Searching for and discovering orchids at Anglesea at the present time is just like searching for lost treasure.
We know where the autumn orchids should be, but the environment is just so very dry that only the strongest plants have managed to push their way through the harsh conditions. We did have some rain last weekend, and with the promise of some showers later on, things might improve, and you could experience success with your field visits.
My observations today were limited to two flowering species – Eriochilus cucullatus Parson’s Bands and Corunastylis ciliata Fringed Midge Orchid. I think I also saw a bud of Corunastylis despectans Sharp Midge Orchid. All the flowers I saw – and there were few – were weak and stressed. Nevertheless, they were still very beautiful, and well worth the time taken to appreciate their charm.
Parson’s Bands is widespread in the area, but loss of habitat has seen the decline of numbers of flowers, while the Fringed Midge Orchid is very uncommon, known only from some localised populations near Forest Road.
Parson’s Bands is so called because of the two prominent lateral sepals pointing downward like the bands on a parson’s collar.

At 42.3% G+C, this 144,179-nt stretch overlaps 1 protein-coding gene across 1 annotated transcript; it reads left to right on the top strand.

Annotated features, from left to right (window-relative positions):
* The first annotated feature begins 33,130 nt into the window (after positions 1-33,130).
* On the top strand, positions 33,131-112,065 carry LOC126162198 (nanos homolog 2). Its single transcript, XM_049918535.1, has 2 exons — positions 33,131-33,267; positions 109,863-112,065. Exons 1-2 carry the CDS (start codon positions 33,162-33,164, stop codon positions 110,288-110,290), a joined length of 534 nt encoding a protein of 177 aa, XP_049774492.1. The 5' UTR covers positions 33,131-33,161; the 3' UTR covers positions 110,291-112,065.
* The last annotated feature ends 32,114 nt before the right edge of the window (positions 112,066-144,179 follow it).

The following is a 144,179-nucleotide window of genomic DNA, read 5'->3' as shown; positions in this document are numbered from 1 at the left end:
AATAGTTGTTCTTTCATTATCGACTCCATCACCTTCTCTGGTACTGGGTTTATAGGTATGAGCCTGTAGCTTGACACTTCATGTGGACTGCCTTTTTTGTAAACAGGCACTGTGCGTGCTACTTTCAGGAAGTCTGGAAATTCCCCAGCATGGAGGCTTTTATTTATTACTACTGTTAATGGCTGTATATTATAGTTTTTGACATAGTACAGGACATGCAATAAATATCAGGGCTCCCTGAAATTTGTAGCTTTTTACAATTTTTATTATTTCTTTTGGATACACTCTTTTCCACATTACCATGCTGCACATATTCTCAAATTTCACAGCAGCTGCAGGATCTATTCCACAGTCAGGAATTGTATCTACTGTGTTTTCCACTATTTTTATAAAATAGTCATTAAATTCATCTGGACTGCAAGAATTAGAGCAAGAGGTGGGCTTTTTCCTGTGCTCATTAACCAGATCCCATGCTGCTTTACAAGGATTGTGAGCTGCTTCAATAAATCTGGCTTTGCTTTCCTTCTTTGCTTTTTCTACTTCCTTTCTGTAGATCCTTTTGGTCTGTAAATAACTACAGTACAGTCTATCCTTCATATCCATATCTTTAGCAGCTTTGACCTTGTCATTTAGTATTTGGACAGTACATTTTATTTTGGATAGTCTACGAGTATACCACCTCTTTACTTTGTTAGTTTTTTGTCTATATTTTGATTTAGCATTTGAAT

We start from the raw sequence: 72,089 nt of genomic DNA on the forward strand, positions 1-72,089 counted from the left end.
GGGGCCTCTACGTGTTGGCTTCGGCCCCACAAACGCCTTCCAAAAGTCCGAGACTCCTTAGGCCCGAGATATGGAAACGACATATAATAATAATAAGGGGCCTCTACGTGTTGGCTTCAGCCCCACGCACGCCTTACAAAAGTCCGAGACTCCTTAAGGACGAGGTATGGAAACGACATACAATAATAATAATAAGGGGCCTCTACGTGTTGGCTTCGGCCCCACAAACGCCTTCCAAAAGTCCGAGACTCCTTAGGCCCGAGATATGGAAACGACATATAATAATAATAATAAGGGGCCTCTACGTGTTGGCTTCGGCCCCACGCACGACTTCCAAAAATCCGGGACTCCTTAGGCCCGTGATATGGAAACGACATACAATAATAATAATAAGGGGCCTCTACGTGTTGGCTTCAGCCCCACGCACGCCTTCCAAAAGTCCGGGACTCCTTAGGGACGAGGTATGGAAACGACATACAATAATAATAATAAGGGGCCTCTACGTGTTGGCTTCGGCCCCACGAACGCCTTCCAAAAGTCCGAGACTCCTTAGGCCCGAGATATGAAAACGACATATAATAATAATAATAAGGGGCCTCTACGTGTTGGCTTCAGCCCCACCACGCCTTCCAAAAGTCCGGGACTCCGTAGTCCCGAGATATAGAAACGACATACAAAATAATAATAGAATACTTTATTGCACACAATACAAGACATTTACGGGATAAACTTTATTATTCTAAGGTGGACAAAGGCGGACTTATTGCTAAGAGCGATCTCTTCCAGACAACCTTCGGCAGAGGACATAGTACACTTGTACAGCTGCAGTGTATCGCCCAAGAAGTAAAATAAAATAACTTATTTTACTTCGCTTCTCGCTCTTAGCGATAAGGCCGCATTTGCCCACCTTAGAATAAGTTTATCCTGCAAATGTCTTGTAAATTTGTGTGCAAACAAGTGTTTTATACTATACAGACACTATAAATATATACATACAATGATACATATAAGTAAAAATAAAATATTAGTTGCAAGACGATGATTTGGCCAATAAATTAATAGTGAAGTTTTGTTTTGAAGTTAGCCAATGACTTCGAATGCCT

The Fringed Midge Orchid’s name comes from the fringes on the margins of the labellum.
There are quite a number of other species that should appear in the next few weeks if the autumn rains eventuate. These include Corunastylis morrisii Bearded Midge Orchid; Pterostylis parviflora Tiny Greenhood; P. sp. aff. parviflora Brown Tipped Greenhood; P. sp. aff. revoluta Autumn Greenhood; Chiloglottis reflexa Autumn Bird Orchid; and C. trilabra Tall Bird Orchid. Please let us know of your observations.
Photos and descriptions of all the orchids that grow in the Anglesea district are documented in Orchids of the Anglesea District available from ANGAIR.
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Angair Committee Meeting
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Friends of the Eastern Otways & Angair Christmas picnic
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